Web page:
University is Having a Busy Construction Summer

Listen to the UVA Today Radio Show report on this story by Matt Kelly:

June 9, 2010 — With warm weather comes summer construction season.

Several new projects have sprouted on University of Virginia Grounds, in addition to the continuing ones, and these have a big effect on the local economy.

“We will have made $175 million in construction payments by the end of this fiscal year and will make about the same next year,” said Charles A. “Sack” Johannesmeyer, director planning and construction for Facilities Management.

The economic impact to the community is about 2½ times the construction cost as the money moves through the economy.

“It includes wages for local people, money for suppliers, subcontractors and consultants,” he said. “Most of the money we pay out is spent in the local community and each dollar has multiple exchanges in the local economy.”

The amount of construction on Grounds is evident this year. (Dollar figures reflect construction costs, not total project costs.)

A section of Alderman Road is closed to accommodate the installation of water lines to serve new and old residence houses, including two under construction. The two 65,000-square-foot buildings will cost about $49.5 million and each house about 220 students.

The dorms, which will be completed in the summer of 2011, are part of a long-range plan to replace 11 residence houses with seven, in four phases, spanning eight years. It includes removing and replacing all the residence halls in the Alderman Road area built in the 1960s. Woody and Cauthen houses will remain.

Kellogg House, which opened in 2008, was the first of the new residence halls.

Utility installation will also cause traffic disruptions on Engineers Way. These utilities are to be connected to two new science buildings, the College of Arts & Sciences Physical and Life Sciences Research Building and Rice Hall, the School of Engineering and Applied Science's information technology engineering building.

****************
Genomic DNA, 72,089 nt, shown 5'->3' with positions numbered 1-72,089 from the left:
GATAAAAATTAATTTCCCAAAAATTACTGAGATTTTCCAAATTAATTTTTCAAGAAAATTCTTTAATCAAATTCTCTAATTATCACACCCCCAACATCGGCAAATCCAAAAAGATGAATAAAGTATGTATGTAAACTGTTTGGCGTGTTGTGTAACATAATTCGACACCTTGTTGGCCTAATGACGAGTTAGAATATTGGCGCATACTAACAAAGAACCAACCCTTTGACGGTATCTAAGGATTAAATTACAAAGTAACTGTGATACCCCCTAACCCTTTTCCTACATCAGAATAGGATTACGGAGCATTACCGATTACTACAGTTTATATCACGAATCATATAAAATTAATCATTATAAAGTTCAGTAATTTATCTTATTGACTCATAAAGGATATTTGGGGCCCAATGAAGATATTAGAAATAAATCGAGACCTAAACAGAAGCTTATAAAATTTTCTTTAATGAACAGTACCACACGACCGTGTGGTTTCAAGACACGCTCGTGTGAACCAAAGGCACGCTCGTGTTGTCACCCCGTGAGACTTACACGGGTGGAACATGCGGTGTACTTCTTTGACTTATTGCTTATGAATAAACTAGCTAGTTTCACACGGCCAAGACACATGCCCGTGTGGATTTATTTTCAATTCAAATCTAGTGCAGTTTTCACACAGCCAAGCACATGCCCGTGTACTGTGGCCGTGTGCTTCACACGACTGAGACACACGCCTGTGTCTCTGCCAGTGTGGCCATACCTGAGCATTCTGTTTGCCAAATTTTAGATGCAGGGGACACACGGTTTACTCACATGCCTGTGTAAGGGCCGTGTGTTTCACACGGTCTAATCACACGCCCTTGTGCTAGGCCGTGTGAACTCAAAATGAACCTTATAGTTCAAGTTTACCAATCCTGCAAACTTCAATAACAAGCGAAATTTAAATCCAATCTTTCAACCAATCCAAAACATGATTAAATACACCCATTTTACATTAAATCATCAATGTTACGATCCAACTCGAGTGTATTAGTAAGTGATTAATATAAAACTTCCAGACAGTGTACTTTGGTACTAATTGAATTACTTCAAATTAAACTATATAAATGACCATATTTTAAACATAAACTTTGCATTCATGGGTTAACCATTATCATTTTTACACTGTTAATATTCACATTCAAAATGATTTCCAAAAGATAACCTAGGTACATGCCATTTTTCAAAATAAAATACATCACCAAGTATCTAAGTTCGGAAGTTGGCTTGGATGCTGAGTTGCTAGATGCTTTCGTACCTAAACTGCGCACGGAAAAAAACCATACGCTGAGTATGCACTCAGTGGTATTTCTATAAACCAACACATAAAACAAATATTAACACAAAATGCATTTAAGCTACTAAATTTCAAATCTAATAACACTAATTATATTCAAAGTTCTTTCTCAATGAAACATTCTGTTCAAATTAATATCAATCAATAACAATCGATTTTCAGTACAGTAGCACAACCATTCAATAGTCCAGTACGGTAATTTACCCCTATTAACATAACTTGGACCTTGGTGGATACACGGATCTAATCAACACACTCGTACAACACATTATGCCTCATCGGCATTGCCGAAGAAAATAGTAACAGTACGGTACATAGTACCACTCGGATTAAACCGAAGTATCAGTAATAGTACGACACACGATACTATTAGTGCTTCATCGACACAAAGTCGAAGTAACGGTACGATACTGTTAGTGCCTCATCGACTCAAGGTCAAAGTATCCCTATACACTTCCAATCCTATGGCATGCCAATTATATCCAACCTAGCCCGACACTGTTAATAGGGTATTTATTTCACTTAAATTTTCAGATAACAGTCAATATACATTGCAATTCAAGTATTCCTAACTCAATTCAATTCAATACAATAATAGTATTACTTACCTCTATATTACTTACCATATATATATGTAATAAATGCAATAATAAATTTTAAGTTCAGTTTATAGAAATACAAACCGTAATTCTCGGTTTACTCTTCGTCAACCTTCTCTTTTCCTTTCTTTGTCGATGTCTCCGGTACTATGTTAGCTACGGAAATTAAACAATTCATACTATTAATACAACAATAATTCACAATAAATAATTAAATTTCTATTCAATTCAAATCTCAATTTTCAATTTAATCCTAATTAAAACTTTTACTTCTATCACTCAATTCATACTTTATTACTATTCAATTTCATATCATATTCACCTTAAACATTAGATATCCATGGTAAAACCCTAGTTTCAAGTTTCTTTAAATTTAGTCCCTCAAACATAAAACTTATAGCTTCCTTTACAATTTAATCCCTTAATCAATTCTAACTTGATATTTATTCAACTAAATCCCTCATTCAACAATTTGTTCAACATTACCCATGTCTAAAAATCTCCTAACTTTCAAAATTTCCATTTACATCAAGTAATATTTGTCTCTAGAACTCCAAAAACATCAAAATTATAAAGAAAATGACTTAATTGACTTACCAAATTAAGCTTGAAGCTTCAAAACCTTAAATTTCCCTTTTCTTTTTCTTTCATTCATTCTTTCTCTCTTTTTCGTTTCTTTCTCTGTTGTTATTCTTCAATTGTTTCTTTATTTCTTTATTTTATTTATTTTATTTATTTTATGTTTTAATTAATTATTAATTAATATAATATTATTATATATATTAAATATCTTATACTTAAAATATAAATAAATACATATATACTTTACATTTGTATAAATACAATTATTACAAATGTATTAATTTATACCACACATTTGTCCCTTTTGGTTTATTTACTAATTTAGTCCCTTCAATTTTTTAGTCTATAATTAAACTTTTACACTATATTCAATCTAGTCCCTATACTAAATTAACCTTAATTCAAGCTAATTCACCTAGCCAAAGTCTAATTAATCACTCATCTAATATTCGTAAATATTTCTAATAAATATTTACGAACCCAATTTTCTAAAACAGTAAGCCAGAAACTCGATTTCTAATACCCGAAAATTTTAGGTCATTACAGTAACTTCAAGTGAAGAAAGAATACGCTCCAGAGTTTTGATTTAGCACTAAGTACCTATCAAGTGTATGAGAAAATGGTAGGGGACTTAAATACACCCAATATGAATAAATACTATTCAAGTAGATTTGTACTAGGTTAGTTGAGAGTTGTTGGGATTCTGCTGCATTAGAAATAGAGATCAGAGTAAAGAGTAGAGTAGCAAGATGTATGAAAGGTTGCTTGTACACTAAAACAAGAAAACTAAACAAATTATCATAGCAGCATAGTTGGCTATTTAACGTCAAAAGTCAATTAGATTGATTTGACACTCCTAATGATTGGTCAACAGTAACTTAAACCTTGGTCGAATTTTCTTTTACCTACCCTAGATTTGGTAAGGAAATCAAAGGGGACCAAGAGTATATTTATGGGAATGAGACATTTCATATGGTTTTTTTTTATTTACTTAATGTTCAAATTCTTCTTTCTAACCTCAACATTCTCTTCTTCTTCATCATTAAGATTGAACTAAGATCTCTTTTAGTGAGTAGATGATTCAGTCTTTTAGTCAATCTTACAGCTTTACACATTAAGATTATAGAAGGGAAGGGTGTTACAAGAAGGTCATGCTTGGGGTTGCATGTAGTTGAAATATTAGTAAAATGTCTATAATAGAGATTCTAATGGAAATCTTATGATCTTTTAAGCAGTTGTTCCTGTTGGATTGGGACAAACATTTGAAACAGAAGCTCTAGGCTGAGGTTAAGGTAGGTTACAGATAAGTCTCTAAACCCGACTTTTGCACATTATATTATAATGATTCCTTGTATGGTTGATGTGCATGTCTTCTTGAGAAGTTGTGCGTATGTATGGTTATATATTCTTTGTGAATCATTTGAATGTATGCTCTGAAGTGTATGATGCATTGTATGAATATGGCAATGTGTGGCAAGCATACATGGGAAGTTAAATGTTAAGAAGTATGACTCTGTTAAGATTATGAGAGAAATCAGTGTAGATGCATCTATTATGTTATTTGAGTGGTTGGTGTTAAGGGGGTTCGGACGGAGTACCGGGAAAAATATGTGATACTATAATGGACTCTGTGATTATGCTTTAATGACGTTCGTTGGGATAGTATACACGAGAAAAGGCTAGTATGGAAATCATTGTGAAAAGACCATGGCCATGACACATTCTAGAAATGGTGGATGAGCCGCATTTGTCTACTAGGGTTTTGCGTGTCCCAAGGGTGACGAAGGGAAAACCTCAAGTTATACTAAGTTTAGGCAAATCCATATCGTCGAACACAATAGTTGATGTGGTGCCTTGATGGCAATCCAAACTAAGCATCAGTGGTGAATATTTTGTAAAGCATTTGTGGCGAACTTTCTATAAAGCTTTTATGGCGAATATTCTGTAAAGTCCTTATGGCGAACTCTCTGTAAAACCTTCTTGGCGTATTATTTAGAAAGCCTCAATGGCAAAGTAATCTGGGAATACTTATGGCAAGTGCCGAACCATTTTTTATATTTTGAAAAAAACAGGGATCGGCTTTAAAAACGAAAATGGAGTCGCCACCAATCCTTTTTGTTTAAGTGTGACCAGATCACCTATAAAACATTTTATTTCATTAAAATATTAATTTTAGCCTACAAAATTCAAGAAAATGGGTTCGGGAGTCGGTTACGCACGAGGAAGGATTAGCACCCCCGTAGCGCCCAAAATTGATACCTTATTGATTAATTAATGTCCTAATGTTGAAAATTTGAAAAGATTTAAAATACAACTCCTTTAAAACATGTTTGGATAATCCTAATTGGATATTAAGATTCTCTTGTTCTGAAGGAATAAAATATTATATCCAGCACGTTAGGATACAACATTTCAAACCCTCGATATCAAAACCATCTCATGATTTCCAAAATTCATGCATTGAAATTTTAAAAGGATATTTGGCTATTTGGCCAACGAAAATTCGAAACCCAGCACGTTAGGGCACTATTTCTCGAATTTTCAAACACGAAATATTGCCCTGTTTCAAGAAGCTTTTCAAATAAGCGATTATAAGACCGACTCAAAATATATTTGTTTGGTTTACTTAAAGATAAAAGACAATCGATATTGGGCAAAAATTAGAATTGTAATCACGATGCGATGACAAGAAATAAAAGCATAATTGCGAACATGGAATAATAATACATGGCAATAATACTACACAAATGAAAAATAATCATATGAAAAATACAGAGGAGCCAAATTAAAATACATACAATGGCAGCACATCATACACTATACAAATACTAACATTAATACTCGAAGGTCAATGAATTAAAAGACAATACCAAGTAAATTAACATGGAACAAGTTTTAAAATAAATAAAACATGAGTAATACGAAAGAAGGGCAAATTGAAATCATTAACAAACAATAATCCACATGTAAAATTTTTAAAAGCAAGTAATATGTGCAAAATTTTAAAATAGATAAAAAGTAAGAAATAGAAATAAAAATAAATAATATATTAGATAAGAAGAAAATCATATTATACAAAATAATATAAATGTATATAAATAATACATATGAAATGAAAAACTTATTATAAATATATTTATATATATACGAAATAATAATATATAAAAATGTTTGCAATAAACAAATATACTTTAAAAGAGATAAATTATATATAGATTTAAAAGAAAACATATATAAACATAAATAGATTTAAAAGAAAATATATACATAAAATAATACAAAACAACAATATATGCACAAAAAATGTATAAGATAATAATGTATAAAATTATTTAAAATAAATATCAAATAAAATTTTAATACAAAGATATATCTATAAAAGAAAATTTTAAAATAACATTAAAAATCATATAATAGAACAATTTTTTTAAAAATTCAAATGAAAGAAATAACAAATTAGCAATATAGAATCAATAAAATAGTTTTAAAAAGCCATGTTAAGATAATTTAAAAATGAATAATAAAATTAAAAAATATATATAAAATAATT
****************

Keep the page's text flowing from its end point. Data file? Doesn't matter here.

The $61 million Physical and Life Sciences Research Building will support primarily chemistry and biology research, with modern laboratory facilities designed to attract and retain faculty and students and to relieve the increasing shortage of laboratory space on Grounds. The five-story, 100,000-square-foot building, will be connected to the existing Chemistry and Chemistry Addition buildings with pedestrian links to most floors. Completion is scheduled for summer 2011.

The $47 million Rice Hall, the 100,000-square-foot information technology engineering building, will provide space for teaching and computational research and student projects, classroom laboratories, research laboratories, offices and a 150-seat auditorium for the Engineering School. The five-story building at the corner of Whitehead and Stadium roads will help to define the south entrance to the science and engineering precinct. Construction should be complete by the summer of 2011.
 
Construction has started on a 17,000-square-foot addition to the University Bookstore, which will expand its retail space over the top deck of the Central Grounds Parking Garage. The western side of garage is currently undergoing preparatory work. Some parking spaces on the top level of the garage will be temporarily lost during construction, said Annette Cyphers, academic division director of construction for Facilities Management.

“The real impact will be this summer and fall," she said. "But there will be minimal disruption to the store’s operation.”

The bookstore construction, budgeted at $8 million, is scheduled to be complete by June 2011.

A three-phase, $11.5 million, 55,000-square-foot Newcomb Hall renovation will begin this summer with upgrades to offices in the basement and first floor, the game room on the second floor and some third floor office and meeting spaces. These renovations should be completed by the start of school in August.

Later phases of the work will include renovations to the ballroom, student lounge and art gallery. Concurrent with the third phase will be a separate, $13.5 million, 16,000-square-foot expansion of the second-floor dining facilities, which will also provide a new lobby for the west side of Newcomb Hall, expanded seating for the Pavilion XI dining area and a new post office. Newcomb Hall will operate throughout the renovations, which should be completed by November 2012.